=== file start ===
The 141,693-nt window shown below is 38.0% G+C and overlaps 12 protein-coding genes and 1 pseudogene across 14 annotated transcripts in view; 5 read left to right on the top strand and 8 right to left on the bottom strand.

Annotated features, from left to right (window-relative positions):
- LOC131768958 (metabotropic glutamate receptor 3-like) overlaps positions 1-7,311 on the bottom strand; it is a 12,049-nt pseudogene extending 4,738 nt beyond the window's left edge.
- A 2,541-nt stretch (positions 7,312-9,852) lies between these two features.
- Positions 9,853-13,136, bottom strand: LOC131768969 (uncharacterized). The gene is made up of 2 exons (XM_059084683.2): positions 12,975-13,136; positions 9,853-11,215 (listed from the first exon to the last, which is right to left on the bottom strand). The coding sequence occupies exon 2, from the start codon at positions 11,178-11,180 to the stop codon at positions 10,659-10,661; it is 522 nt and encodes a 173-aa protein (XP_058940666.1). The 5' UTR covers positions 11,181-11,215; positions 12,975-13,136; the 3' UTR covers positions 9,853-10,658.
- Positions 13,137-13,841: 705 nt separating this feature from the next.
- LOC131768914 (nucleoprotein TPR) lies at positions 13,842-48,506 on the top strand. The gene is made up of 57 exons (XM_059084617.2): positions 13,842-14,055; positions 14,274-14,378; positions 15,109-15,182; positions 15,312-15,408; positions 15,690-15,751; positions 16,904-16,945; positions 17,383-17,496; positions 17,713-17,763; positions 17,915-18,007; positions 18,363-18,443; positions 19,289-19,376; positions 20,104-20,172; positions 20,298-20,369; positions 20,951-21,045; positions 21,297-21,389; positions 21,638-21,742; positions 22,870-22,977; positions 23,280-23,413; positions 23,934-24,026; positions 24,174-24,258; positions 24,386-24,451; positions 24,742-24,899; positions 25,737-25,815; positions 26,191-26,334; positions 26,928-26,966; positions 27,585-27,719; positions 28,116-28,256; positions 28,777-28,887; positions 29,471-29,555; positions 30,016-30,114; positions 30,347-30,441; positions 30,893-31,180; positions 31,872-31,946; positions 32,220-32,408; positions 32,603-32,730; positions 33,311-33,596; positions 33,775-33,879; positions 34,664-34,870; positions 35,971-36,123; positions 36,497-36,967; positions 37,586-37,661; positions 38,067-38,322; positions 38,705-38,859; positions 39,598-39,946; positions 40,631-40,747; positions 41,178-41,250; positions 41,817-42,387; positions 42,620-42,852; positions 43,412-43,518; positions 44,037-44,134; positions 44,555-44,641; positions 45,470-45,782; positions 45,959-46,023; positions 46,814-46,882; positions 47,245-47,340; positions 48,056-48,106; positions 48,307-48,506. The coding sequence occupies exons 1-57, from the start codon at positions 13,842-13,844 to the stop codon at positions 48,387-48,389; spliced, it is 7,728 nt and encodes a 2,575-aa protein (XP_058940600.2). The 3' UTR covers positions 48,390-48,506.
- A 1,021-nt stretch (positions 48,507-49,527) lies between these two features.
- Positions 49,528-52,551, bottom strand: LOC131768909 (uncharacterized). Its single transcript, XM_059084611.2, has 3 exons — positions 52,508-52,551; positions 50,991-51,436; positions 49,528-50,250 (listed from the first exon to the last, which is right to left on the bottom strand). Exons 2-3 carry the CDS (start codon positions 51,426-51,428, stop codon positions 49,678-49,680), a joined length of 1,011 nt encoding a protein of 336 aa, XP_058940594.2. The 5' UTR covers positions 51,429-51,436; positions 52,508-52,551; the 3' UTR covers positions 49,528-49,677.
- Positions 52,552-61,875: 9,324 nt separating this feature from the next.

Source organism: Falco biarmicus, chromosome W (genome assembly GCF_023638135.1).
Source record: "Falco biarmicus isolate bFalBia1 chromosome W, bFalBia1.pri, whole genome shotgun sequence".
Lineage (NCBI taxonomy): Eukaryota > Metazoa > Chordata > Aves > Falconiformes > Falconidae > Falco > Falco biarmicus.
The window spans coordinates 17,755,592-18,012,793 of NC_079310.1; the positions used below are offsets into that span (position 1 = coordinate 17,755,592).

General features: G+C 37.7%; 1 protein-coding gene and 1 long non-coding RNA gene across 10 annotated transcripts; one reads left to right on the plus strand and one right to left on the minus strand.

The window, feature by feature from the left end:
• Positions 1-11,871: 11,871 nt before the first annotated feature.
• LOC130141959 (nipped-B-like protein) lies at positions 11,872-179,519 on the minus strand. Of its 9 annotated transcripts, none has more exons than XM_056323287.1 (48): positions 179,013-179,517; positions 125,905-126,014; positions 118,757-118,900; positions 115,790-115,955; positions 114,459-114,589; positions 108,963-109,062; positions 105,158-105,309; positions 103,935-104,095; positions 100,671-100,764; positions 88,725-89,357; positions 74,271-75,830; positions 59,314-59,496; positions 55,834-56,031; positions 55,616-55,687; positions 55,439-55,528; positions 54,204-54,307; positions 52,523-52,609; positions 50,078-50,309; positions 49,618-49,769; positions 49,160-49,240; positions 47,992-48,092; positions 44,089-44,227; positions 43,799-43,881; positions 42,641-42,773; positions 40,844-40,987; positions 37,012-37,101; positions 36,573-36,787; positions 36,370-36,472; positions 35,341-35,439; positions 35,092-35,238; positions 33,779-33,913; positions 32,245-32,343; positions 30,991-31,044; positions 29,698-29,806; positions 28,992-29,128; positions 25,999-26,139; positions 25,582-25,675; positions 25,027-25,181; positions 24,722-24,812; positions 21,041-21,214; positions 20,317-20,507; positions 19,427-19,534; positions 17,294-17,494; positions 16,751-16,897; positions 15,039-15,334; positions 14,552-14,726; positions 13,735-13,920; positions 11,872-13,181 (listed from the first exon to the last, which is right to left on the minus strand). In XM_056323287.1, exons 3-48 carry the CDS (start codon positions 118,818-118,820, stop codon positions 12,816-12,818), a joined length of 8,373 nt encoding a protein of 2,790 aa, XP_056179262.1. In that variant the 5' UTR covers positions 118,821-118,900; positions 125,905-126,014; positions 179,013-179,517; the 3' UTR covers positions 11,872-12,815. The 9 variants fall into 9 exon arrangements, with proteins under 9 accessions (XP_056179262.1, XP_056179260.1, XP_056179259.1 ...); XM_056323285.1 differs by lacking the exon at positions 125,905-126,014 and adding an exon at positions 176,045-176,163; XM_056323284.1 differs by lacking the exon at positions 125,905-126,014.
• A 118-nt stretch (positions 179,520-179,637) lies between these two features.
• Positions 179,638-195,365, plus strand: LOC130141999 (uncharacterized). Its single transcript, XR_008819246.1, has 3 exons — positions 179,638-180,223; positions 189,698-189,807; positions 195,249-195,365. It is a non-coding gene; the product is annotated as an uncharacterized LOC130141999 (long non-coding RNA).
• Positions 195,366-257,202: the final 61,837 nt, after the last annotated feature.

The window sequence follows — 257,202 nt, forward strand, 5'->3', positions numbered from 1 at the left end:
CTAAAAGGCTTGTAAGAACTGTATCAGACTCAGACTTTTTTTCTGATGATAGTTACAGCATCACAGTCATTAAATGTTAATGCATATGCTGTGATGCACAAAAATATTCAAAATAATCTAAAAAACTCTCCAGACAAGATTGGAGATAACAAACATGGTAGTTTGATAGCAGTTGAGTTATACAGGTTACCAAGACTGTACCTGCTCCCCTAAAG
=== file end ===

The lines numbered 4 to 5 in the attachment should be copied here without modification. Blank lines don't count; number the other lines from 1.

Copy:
- A 2,541-nt stretch (positions 7,312-9,852) lies between these two features.
- Positions 9,853-13,136, bottom strand: LOC131768969 (uncharacterized). The gene is made up of 2 exons (XM_059084683.2): positions 12,975-13,136; positions 9,853-11,215 (listed from the first exon to the last, which is right to left on the bottom strand). The coding sequence occupies exon 2, from the start codon at positions 11,178-11,180 to the stop codon at positions 10,659-10,661; it is 522 nt and encodes a 173-aa protein (XP_058940666.1). The 5' UTR covers positions 11,181-11,215; positions 12,975-13,136; the 3' UTR covers positions 9,853-10,658.